has believed that food has the power to bridge communities and create positive change. The organization’s soup kitchen, where there is no divide between the kitchen and the seating room, is one way that Haley House puts its belief into action. Guests are welcome in the kitchen, and those serving the meals often will make themselves a plate and join their guests at the table. However, when the COVID health crisis struck Massachusetts, the staff at Haley House had to rethink its operations. Now guests line up outside the building and collect their hot meals in takeout containers one by one. Many of the regulars have not been by the soup kitchen in months because of the quarantine and the fact that homeless shelters are not allowing their clients to venture out for meals. But these challenges have only motivated the Haley House community to show up even more. Normally the soup kitchen prepares about 700 meals a week, but today, by cooking around the clock, it is preparing some 1,200 meals weekly.
Decisions about operations continue to be a fluid conversation at Haley House, and the discussions almost always circle back to the idea of connection. How can staff and guests still have meaningful interactions while following social distancing precautions? This is a question team members ask themselves regularly, because during these uncertain, isolating times, connection is something that people are craving more than ever. Taking this into consideration, some former Haley house staff have begun to write notes that are included in the hot meals for guests, reminding them of the important role they play in the community.
Opening first in a basement apartment, Haley House was founded in Boston’s South End in 1966 as a place of shelter for people experiencing homelessness. Today the organization operates in multiple neighborhoods with expansive services. The soup kitchen and food pantry houses a live-in community, a group of volunteers who are committed to running the daily operations in return for room and board. Haley House’s Housing Program
is made up of 100+ units of permanent, affordable housing spread throughout the South End. Roxbury is the site of the nonprofit’s one-acre organic farm, which in addition to providing food for the local community as well as the soup kitchen, runs seasonal educational programming for youth and neighbors. Finally, situated in Nubian Square in Roxbury is the popular Haley House Bakery and Café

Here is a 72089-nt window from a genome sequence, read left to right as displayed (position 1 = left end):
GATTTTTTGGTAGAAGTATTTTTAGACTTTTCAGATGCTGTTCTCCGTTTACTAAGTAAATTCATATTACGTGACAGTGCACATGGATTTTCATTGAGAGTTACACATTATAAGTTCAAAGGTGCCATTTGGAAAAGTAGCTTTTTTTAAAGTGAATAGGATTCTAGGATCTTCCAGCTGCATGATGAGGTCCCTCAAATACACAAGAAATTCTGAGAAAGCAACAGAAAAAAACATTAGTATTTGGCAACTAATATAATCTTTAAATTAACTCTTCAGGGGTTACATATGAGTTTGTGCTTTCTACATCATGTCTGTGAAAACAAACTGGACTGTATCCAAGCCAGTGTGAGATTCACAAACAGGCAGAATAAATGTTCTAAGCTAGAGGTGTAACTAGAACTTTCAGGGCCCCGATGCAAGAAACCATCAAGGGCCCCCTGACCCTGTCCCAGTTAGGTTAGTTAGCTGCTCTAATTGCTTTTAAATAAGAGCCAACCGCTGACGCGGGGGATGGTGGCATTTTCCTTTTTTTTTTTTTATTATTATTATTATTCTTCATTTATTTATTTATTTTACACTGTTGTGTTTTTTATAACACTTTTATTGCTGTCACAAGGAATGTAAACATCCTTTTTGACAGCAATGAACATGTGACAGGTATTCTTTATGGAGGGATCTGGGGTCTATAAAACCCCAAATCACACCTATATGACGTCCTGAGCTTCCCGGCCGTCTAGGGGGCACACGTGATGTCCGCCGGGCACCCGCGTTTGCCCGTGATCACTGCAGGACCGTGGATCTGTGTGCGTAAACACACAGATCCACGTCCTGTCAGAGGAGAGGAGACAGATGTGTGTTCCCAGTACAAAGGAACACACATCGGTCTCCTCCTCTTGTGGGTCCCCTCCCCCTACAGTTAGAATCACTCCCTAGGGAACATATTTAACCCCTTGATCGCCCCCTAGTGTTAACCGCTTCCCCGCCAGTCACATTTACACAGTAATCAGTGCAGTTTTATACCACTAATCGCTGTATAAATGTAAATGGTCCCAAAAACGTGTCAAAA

, a social enterprise that offers meaningful employment opportunities for those with barriers to traditional employment and cooking classes for youth through the Take Back the Kitchen program.
The farm temporarily discontinued its volunteer and youth programs, but today the head farmer, Anna, is single-handedly maintaining the plot so that Haley House can continue to distribute healthy produce to the community. Anna commonly has youth from surrounding neighborhoods stop by, expressing a longing to be back in the garden. Turning them away is heartbreaking, but seeing their enthusiasm for the work in the garden is a reassuring sign that the programs the farm has been offering have had an impact and will be eagerly sought out when they can reopen. Another example of how Haley House is creatively re-designing its programs to stay connected with the community, is the “Take Back the Kitchen” program, a partnership with the Dudley Library to offer virtual cooking classes for families. The classes, which are free and open to the public, will run through June and the program will explore this model in the future. To learn about the many ways you can get involved in the work of Haley House, including virtual concerts, poetry readings and volunteer opportunities, please visit haleyhouse.org
This is one in a series of stories about grantees of the Boston Foundation’s COVID-19 Response Fund. These Greater Boston nonprofits are on the front-lines of our community's response to this crisis. While we are all struggling to cope with the hardships of the coronavirus, these organizations, their leaders and their staff are serving the most vulnerable among us. Boston Indicators, the Boston Foundation’s Research Center, is providing valuable data and analysis for these stories. Visit tbf.org for more on the COVID-19 Response Fund.